|.NET Regular Expressions in depth|
|Written by Mike James|
|Tuesday, 15 April 2014|
Page 1 of 5
If you think regular expressions are trivial and boring you've not seen the whole picture. Here we reveal that in .NET they are amazing powerful and not to be missed.
Regular expressions are addictive.
Playing with these compressed but powerful patterns is better than solving a Sudoku.
If you are wondering what this is all about because, obviously, regular expressions are just the use of “*” and "?" then read on because the truth is a lot more subtle and the result is a lot more powerful than you might suspect.
If you know the basics of regular expressions then jump to the end of the article where you will find some deeper explainations of less used features.
It all starts with the idea of specifying a grammar for a particular set of strings. All you have to do is find a pattern that matches all of the strings you are interested in and use the pattern.
The simplest sort of pattern is the string literal that matches itself. So, for example, if you want to process ISBN numbers you might well want to match the string “ISBN:” which is its own regular expression in the sense that the pattern “ISBN:” will match exactly one string of the form “ISBN:”.
To actually use this you have to first create a Regex object with the regular expression built into it:
The use of the “@” at the start of the string is optional but it does make it easier when we start to use the “/” escape character.
Recall that strings starting with “@” are represented “as is” without any additional processing or conversion by C#.
To actually use the regular expression we need one of the methods offered by the Regex object.
The Match method applies the expression to a specified string and returns a Match object.
The Match object contains a range of useful properties and methods that let you track the operation of applying the regular expression to the string.
For example, if there was a match the Success property is set to true as in:
The index property gives the position of the match in the search string:
which in this case returns zero to indicate that the match is at the start of the string.
To return the actual match in the target string you can use the ToString method. Of course in this case the result is going to be identical to the regular expression but in general this isn’t the case.
Notice that the Match method returns the first match to the regular expression and you can use the NextMatch method which returns another Match object.
If this is all there was do regular expressions they wouldn’t be very interesting.
The reason they are so useful is that you can specify patterns that spell out the regularities in a type of data.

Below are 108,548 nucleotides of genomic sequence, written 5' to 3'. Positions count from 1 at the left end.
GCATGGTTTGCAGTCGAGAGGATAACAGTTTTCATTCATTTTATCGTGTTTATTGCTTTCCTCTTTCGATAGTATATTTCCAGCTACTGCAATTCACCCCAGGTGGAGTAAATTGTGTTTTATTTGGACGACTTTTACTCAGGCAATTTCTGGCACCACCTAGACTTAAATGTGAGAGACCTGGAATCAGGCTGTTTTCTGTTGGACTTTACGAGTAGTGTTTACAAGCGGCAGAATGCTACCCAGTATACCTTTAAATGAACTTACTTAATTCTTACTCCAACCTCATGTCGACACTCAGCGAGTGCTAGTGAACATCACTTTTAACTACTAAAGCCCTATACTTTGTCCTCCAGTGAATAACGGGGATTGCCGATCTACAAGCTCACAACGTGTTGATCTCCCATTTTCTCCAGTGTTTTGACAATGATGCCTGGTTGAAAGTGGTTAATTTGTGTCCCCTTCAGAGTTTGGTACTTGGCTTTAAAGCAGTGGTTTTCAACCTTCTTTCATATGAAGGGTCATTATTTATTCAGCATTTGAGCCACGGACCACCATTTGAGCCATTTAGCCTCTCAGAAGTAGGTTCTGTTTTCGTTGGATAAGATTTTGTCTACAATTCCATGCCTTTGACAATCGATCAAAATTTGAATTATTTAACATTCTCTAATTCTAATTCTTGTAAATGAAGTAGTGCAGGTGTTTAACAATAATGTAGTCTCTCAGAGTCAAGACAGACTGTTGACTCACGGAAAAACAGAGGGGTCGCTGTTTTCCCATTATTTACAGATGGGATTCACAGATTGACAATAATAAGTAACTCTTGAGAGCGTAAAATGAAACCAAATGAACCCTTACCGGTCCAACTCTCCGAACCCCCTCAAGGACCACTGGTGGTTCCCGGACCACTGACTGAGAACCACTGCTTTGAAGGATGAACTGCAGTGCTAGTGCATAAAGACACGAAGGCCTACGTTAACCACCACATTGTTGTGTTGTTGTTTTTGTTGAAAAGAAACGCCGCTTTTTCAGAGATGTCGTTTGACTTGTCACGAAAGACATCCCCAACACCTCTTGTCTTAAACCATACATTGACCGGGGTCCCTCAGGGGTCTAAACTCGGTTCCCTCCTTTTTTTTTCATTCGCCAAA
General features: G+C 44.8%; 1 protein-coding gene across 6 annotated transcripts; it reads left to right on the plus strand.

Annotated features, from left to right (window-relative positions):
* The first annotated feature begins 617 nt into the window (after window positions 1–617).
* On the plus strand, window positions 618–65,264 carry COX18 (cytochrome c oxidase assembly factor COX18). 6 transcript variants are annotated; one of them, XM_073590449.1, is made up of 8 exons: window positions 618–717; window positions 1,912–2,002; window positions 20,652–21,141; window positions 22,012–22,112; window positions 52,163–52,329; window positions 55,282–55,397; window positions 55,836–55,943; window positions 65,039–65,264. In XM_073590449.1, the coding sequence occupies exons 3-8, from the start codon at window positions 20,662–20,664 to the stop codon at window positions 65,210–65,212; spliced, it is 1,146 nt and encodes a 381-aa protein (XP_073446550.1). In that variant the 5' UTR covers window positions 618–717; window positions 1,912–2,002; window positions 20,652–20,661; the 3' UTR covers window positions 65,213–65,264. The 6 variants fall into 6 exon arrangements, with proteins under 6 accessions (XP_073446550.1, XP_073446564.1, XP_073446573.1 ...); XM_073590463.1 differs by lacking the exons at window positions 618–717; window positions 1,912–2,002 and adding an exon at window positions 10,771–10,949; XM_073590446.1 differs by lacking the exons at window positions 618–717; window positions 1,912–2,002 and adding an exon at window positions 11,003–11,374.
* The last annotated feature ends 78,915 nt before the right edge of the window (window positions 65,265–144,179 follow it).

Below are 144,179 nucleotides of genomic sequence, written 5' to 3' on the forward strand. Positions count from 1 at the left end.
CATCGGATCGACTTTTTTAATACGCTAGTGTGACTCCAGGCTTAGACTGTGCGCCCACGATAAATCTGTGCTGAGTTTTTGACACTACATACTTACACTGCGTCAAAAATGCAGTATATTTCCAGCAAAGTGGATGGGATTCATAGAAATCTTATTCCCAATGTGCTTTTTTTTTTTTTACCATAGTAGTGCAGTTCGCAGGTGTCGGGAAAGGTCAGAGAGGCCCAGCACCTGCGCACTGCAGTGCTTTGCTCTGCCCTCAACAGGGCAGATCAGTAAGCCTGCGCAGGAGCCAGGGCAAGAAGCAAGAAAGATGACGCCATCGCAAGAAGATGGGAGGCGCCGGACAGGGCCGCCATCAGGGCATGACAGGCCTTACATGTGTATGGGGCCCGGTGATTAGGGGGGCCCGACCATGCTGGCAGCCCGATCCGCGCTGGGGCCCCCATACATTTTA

For example following the ISBN: we expect to find a digit – any digit.
This can be expressed as “ISBN:\d” where \d is character class indicator which means “a digit”.
If you try this out you will discover that you don’t get a match with the example string because there is a space following the colon. However “ISBN:\s\d” does match as \s means “any white-space character” and:
displays “ISBN: 9”.
There’s a range of useful character classes and you can look them up in the documentation. The most useful are:
There is also the convention that capital letters match the inverse set of characters:
Notice that the inverse sets can behave unexpectedly unless you are very clear about what they mean.
For example. \D also matches white space and hence
matches ISBN: 9.
You can also make up your own character group by listing the set of characters between square brackets.
So for example, [0-9] is the same as \d. Negating a character set is also possible and [^0-9] matches anything but the digits and is the same thing as \D.
There are also character sets that refer to Unicode but these are obvious enough in use not to need additional explanation.
As well as characters and character sets you can also use location matches or anchors.
For example, the ^ (caret) only matches the start of the string. For example, @"^ISBN:"
will only match if the string starts with ISBN: and doesn’t match if the same substring occurs anywhere else. The most useful anchors are:
So for example:
specifies a string consisting of nothing but digits. Compare this to
which would also accept a null string.
One subtle point only emerges when you consider strings with line breaks.
In this case by default the ^ and $ match only the very start and end of the string.
If you want them to match line beginnings and endings you have to specify the /m option. It’s also worth knowing about the \G anchor which only matches at the point where the previous match ended – it is only useful when used with the NextMatch method but then it makes all matches contiguous.
|Last Updated ( Tuesday, 15 April 2014 )|